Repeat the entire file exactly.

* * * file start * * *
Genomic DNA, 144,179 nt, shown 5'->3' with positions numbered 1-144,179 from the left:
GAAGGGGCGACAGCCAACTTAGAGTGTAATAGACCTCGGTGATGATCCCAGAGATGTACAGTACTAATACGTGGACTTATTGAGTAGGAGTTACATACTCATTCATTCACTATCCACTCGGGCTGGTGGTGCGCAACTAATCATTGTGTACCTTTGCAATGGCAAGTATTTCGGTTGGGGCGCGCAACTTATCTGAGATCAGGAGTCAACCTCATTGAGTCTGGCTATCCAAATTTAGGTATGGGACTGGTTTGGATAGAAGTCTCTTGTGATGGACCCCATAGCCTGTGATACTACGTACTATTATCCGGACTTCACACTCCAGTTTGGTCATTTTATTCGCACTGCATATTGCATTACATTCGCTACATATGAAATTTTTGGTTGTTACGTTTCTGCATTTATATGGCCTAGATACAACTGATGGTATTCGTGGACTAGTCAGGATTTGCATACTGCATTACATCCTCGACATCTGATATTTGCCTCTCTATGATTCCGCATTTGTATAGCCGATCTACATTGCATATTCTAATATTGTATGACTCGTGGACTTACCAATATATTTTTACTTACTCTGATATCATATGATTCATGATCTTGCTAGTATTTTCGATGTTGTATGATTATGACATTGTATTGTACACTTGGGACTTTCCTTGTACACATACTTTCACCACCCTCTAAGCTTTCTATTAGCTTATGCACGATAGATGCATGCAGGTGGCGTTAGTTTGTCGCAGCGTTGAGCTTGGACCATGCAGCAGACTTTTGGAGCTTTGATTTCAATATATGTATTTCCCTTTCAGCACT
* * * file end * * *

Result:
Genomic DNA, 144,179 nt, shown 5'->3' with positions numbered 1-144,179 from the left:
GAAGGGGCGACAGCCAACTTAGAGTGTAATAGACCTCGGTGATGATCCCAGAGATGTACAGTACTAATACGTGGACTTATTGAGTAGGAGTTACATACTCATTCATTCACTATCCACTCGGGCTGGTGGTGCGCAACTAATCATTGTGTACCTTTGCAATGGCAAGTATTTCGGTTGGGGCGCGCAACTTATCTGAGATCAGGAGTCAACCTCATTGAGTCTGGCTATCCAAATTTAGGTATGGGACTGGTTTGGATAGAAGTCTCTTGTGATGGACCCCATAGCCTGTGATACTACGTACTATTATCCGGACTTCACACTCCAGTTTGGTCATTTTATTCGCACTGCATATTGCATTACATTCGCTACATATGAAATTTTTGGTTGTTACGTTTCTGCATTTATATGGCCTAGATACAACTGATGGTATTCGTGGACTAGTCAGGATTTGCATACTGCATTACATCCTCGACATCTGATATTTGCCTCTCTATGATTCCGCATTTGTATAGCCGATCTACATTGCATATTCTAATATTGTATGACTCGTGGACTTACCAATATATTTTTACTTACTCTGATATCATATGATTCATGATCTTGCTAGTATTTTCGATGTTGTATGATTATGACATTGTATTGTACACTTGGGACTTTCCTTGTACACATACTTTCACCACCCTCTAAGCTTTCTATTAGCTTATGCACGATAGATGCATGCAGGTGGCGTTAGTTTGTCGCAGCGTTGAGCTTGGACCATGCAGCAGACTTTTGGAGCTTTGATTTCAATATATGTATTTCCCTTTCAGCACT